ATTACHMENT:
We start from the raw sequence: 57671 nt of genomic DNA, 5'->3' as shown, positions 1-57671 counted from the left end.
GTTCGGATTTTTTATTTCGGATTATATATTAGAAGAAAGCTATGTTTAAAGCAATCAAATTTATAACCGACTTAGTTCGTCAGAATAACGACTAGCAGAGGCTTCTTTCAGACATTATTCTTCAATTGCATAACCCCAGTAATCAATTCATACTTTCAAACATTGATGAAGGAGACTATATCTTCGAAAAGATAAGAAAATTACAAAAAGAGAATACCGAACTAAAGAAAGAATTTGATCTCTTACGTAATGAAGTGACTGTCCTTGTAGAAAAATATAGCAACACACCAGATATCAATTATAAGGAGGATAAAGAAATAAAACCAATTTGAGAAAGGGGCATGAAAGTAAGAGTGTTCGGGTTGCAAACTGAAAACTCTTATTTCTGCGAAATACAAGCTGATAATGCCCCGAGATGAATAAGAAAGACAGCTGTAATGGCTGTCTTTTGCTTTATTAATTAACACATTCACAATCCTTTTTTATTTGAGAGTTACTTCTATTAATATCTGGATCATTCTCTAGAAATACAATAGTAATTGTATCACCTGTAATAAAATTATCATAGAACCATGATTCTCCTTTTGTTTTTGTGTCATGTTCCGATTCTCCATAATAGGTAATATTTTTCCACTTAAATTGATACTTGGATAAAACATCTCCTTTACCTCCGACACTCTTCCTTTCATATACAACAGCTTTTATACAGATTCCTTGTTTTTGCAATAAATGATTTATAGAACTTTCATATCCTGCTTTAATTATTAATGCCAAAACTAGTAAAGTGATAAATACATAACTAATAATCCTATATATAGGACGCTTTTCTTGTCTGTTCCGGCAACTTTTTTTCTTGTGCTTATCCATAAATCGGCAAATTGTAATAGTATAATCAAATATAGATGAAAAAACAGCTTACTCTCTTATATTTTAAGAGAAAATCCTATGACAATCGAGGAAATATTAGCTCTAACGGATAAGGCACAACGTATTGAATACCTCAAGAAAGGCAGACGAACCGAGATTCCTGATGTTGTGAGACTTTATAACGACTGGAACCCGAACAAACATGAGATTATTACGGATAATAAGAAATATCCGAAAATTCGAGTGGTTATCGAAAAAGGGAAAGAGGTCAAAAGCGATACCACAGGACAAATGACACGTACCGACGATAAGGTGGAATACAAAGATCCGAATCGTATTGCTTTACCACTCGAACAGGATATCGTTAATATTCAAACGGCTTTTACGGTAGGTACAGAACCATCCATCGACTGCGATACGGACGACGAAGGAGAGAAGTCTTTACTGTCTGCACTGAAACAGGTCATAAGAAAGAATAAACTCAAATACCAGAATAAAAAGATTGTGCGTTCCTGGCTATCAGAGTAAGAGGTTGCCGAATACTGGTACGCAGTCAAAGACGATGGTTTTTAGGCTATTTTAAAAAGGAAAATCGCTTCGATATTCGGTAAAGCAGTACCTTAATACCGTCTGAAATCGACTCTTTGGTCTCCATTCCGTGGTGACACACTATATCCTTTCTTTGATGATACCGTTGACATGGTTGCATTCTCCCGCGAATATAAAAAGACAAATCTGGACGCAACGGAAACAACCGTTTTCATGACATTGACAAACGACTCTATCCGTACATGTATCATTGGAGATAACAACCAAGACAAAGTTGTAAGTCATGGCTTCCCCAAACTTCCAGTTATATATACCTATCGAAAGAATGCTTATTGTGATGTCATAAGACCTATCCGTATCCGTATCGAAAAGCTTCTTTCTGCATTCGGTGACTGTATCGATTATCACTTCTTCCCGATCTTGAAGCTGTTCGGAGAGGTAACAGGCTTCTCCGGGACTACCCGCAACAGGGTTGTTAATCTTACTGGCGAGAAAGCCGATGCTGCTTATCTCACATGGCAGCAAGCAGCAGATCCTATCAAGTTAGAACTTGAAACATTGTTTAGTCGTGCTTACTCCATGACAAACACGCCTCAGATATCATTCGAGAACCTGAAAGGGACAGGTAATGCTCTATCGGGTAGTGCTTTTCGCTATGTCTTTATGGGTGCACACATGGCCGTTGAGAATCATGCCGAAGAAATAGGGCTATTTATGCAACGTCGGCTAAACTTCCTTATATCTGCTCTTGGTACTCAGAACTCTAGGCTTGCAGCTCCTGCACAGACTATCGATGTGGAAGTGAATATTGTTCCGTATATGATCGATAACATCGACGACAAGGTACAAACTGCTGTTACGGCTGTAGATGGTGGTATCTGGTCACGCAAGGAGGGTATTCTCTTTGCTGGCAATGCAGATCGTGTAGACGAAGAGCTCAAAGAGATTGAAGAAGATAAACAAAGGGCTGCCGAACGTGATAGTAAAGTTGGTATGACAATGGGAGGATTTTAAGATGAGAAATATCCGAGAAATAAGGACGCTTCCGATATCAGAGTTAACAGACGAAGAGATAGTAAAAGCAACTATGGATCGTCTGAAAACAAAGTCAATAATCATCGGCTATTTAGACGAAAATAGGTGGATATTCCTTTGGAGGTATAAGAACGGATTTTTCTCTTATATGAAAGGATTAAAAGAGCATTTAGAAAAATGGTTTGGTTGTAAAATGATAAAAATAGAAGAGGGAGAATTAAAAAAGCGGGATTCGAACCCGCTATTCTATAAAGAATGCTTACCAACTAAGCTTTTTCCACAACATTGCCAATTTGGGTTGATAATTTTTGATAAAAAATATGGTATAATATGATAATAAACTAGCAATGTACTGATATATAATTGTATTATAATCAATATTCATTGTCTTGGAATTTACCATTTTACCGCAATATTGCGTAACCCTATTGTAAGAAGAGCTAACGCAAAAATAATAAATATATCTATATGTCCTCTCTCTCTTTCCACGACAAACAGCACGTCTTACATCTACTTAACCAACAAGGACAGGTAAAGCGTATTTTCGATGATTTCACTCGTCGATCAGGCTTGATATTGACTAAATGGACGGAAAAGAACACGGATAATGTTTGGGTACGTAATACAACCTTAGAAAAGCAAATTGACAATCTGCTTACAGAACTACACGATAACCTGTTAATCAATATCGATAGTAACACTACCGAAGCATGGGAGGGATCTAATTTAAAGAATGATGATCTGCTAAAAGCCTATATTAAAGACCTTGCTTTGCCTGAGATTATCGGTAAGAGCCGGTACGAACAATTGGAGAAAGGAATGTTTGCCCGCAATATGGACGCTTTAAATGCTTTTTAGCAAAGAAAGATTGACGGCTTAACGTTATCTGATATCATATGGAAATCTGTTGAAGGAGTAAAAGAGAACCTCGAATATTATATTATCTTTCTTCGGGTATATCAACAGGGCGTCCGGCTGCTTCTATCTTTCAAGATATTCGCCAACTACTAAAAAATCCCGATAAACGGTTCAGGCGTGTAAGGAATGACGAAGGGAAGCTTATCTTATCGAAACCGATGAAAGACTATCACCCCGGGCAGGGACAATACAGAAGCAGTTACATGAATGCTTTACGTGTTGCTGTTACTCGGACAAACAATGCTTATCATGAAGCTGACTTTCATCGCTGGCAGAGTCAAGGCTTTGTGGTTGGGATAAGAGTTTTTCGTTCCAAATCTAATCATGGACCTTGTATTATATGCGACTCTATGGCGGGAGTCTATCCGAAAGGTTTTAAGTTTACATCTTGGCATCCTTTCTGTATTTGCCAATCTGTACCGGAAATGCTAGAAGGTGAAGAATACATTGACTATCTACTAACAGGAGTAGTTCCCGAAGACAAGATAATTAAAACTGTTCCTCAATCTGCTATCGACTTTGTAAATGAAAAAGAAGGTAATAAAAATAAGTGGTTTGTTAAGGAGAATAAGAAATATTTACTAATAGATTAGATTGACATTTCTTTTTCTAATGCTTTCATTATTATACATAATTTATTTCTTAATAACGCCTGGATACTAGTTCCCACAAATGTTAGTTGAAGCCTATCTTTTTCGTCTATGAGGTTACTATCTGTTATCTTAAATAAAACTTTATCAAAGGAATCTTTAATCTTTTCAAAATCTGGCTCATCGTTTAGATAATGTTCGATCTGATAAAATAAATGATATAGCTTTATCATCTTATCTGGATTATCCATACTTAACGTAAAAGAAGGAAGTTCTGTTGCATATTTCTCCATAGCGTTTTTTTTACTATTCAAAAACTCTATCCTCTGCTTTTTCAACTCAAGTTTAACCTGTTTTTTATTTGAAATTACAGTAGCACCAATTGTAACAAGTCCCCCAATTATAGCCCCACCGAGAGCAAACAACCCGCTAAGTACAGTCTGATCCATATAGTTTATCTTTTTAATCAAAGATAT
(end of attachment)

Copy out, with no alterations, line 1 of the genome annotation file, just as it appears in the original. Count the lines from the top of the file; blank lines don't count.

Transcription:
We start from the raw sequence: 57671 nt of genomic DNA, 5'->3' as shown, positions 1-57671 counted from the left end.